Q & A
Frequently Asked Questions
Hydroforming is a relatively new process, popularised by design studies which suggest that automobiles can be made much lighter by using hydroformed components made of steel. Structural strength and stiffness can be improved and the tooling costs reduced because serveral components can be consolidated into one hydroformed part.
Check your faucets at home -- do any of them drip? Maybe it's just a small drip how much water can a little drip waste? True, a single drip won't waste much water. But think about each faucet in your home dripping a little bit all day long. What if every faucet in every home on your block, in your town, in your state also dripped? The drips would add up to a flood of water wasted down the drain. There is no scientific definition of the volume of a faucet drip, but after measuring a number of kitchen and bathroom sink faucets, the volume seems to be between 1/5th and 1/3rd of a milliliter (ml). Drips from bathroom tubs come in a bit more, though, at about 1/2 ml. So, for our calculations below (numbers are rounded), we are going to use 1/4 ml as the volume of a faucet drip. So, by these drip estimates: One gallon : 15,140 drips One liter : 4,000 drips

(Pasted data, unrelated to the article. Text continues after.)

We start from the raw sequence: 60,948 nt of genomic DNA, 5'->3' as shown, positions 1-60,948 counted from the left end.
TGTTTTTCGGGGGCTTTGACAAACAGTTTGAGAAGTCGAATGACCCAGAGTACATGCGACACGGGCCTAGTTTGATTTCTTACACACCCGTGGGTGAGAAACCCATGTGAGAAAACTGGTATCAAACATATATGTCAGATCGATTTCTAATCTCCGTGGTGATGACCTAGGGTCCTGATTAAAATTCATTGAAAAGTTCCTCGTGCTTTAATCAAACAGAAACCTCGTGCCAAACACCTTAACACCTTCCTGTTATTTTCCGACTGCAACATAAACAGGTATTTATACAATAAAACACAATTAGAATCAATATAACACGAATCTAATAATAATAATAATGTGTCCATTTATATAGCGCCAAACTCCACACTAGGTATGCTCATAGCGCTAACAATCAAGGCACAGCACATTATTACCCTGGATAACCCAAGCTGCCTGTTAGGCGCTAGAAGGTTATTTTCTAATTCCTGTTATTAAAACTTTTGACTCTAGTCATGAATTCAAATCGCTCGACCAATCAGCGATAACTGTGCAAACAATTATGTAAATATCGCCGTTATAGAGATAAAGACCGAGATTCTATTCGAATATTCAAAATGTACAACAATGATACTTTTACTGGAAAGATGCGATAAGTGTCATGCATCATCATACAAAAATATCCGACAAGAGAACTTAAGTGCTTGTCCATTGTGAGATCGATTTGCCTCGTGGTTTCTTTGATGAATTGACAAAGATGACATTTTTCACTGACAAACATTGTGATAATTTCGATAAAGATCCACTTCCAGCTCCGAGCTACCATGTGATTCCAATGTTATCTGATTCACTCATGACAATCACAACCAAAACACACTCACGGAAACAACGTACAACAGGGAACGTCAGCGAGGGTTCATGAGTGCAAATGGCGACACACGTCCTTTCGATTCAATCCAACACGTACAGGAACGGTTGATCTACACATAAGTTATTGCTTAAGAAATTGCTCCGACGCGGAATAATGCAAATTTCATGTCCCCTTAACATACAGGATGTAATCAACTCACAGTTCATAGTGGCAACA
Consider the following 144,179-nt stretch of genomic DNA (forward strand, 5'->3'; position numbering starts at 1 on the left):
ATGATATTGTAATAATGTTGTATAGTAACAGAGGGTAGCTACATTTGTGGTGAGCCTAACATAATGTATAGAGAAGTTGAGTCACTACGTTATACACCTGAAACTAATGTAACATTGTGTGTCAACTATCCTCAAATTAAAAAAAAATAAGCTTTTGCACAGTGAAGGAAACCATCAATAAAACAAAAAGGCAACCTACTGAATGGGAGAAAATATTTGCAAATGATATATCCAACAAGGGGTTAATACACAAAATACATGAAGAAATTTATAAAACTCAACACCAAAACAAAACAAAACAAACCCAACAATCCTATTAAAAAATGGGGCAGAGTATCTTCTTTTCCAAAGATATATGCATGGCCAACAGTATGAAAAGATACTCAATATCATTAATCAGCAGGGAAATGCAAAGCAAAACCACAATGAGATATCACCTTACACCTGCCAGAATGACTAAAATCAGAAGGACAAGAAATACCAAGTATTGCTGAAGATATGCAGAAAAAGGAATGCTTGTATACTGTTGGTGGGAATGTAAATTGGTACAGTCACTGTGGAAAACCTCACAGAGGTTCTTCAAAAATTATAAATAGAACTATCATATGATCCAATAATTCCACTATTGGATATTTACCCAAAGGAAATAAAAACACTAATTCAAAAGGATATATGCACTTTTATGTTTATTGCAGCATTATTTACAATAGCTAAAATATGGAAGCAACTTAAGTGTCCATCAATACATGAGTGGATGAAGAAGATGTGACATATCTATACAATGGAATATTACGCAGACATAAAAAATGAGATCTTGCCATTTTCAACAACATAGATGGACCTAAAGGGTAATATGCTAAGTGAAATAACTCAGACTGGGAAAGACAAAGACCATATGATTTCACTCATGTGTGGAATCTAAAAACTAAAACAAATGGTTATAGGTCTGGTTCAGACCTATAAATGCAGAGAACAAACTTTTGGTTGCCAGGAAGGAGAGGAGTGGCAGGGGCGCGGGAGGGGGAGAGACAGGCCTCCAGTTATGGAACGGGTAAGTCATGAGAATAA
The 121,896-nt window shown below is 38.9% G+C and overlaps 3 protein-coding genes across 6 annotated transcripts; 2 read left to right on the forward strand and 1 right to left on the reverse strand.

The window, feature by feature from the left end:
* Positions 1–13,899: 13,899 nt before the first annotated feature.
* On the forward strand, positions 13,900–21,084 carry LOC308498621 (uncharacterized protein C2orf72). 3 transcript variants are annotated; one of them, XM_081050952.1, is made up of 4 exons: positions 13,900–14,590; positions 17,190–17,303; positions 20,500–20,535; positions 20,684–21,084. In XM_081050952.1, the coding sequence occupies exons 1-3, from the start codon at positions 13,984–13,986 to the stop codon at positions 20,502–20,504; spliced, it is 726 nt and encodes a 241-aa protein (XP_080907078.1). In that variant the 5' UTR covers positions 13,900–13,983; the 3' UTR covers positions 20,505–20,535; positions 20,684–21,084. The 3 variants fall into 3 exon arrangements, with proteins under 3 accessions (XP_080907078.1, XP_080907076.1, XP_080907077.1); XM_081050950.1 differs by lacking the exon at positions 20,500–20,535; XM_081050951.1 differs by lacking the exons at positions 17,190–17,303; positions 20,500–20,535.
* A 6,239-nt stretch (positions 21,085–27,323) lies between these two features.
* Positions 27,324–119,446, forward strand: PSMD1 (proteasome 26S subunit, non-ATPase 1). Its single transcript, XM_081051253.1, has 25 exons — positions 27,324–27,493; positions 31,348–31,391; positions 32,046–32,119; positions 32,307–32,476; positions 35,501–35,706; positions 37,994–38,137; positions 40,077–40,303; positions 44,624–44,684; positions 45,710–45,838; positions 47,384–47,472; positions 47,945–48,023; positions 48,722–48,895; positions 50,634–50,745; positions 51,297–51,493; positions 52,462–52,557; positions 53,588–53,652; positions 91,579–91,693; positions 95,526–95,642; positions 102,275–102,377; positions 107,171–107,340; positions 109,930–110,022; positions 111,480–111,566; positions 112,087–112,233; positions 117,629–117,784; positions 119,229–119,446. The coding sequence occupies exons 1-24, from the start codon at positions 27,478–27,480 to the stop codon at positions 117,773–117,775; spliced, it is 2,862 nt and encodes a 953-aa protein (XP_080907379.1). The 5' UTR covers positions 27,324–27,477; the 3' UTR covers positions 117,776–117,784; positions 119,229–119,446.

A survey of buyers for original equipment manufacturers (OEM) revealed that their first criterion used for choosing a prime supplier is the quality of the supplier's product, followed closely by timeliness of delivery. The next two considerations are price and overall costs. OEM buyers are reevaluating their relationships with suppliers based on major changes within corporations, such as a growing awareness among company leaders of the role that purchasing plays in a company's overall performance. If you ask the average ORM buyer what's the most important piece of information he or she needs to know before choosing a prime supplier, the answer is nearly always the same. First comes quality and hardly a heartbeat behind is on-time delivery. Price and total cost register third and fourth.